The same thing was done in V for Vendetta. In that movie the Koran was a forbidden book that you would be arrested and killed for having – when in reality this is what Saudi Arabia does for a person having a Bible. Bizarre world we live in when our enemies (and yes I consider Saudia Arabia to be one of our enemies) terrible traits are attributed to us by our friends in Hollywood.

  10. Anderson says:

    Re: Henley’s

    It is very much in the recent revival of the “paranoid thriller” tradition from the 70s,

    to the best I recall of those 70s thrillers, they were touchingly idealistic not only in their faith in the American people, but in their elected representatives.

    Sure, you’d have an evil senator here & there, but the idea that The Big Evil Secret Plot had been approved by cabinet secretaries and signed off on by the President himself — like the black sites? Not so much.

    The Ludlum thrillers, and AFAIK their movie adaptations (haven’t seen # 3 yet), focus more on the “rogue agency” treatment. When will we start getting “rogue presidency” thrillers? Or will those be documentaries?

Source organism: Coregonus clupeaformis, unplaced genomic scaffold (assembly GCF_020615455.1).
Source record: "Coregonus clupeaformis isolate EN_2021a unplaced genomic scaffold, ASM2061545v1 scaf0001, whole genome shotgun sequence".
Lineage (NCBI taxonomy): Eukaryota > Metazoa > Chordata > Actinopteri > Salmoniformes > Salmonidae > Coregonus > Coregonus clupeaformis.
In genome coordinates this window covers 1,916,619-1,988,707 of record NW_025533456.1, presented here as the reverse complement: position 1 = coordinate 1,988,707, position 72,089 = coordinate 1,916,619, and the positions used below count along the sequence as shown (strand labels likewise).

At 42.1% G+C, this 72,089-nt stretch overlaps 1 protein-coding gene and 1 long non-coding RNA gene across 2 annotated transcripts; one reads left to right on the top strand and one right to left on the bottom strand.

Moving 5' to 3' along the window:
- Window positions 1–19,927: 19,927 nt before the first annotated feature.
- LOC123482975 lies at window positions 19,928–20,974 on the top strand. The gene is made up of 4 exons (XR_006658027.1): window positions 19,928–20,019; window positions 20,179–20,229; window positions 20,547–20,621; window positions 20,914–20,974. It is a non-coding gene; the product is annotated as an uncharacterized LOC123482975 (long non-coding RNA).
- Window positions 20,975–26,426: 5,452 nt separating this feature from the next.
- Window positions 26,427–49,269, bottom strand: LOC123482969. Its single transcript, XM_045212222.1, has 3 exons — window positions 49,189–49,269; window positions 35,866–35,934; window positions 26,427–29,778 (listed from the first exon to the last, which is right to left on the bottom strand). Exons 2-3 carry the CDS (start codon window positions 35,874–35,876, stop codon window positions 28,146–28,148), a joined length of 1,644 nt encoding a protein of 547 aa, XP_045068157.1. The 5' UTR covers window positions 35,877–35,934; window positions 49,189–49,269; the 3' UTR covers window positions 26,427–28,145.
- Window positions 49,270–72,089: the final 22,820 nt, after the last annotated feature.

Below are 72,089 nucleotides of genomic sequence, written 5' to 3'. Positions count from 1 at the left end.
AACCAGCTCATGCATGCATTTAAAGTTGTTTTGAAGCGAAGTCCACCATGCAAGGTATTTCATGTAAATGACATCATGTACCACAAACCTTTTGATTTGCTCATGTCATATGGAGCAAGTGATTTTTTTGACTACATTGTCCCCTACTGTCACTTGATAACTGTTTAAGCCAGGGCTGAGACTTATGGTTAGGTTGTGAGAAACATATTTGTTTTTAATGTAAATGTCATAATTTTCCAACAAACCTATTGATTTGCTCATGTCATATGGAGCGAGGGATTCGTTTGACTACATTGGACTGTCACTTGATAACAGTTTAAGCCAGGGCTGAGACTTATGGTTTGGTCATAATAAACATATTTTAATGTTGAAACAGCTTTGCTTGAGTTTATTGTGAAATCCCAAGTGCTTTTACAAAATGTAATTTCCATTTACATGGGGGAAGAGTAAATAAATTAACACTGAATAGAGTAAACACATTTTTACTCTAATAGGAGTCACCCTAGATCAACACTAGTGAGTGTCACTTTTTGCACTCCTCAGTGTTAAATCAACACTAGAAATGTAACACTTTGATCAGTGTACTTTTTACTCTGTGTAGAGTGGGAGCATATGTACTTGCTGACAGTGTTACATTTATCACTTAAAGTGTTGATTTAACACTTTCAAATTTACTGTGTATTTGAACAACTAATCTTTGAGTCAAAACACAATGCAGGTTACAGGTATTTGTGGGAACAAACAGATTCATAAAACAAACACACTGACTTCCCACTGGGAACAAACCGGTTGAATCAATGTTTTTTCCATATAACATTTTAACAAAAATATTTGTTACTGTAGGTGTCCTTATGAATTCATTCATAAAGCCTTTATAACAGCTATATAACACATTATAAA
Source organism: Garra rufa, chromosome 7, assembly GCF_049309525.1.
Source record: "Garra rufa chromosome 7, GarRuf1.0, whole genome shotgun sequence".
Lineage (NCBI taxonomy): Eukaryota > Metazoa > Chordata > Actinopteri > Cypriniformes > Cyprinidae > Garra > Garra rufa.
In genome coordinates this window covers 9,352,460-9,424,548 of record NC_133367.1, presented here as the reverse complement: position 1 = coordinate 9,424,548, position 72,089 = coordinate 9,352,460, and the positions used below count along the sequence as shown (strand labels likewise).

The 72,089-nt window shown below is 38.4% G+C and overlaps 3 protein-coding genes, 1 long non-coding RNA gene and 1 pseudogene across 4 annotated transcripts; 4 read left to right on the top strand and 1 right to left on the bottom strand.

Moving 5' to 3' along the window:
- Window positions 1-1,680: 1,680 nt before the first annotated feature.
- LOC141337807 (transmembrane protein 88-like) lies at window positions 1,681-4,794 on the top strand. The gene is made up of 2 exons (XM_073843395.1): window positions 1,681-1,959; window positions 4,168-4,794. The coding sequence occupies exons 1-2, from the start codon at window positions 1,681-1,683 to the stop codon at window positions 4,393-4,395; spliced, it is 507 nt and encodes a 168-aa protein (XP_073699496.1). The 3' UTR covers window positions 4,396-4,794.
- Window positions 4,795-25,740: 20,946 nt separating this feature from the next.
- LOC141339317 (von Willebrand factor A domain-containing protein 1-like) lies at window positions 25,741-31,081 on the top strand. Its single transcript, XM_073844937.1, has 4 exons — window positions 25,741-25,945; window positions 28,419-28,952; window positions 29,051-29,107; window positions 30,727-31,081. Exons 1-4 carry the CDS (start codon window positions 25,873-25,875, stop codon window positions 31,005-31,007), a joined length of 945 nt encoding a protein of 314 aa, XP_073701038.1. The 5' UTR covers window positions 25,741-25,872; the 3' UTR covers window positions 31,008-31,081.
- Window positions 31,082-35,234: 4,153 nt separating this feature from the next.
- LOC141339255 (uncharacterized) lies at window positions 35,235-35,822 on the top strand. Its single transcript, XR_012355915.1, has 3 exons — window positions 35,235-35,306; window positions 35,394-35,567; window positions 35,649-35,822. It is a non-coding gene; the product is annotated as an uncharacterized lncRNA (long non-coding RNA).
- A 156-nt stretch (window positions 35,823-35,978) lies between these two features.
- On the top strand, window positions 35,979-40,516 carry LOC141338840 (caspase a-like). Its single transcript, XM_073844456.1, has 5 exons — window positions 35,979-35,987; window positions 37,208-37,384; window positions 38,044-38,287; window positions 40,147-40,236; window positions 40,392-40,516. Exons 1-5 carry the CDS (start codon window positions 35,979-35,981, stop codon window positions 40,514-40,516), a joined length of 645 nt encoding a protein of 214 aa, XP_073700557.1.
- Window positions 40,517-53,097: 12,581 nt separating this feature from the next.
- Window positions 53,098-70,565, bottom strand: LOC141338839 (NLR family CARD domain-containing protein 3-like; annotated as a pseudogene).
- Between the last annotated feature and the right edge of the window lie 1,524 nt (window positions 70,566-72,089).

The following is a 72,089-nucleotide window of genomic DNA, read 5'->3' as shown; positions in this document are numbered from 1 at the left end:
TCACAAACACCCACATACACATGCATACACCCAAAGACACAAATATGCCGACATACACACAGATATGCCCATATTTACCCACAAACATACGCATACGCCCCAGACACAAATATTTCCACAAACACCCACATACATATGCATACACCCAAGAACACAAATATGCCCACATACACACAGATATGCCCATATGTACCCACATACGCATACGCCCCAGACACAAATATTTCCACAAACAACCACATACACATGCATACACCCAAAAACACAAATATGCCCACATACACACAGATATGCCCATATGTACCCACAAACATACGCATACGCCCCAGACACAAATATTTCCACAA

11. davod says:

    Anderson: The rogue President films will be crockumentaries. Mind you, the first will win an Oscar for best documentary.

  12. Triumph says:

    I love how everyone is getting upset over Anti-Americanism in this stupid movie when we had MSNBC broadcasting the REAL Anti-American blather of the Democrat presidential candidates on TV last night!

  13. Anderson says:

    Davod is more confident than Reagan’s commandant of Marines from 1983-87, who has publicly opined that the President has signed off on violations of Common Article 3, or “war crimes” as they used to be called, back before the Geneva Conventions were “quaint.” And that of course is just a recent example, compared to the still-secret machinations that led to the torture of prisoners by the CIA in 2002 & thereafter.

  14. Tano says:

    James makes allusion to an interesting point.

    When “liberals” criticize actions taken by the government in the name of America, it is called “anti-Americanism”.

    When conservatives criticize actions taken by the government in the name of America, it is called “anti-big-government”.

  15. r says:

    Maybe it’s dispiriting to you. But I don’t identify with the American gov’t, certainly not when it self-righteously and in an irony-free way advocates straightforward torture as the moral high ground; and insists dissent is treason, and rewards gross incompetence and reflexively bashes knowledge and reason (evolution, climate science, etc).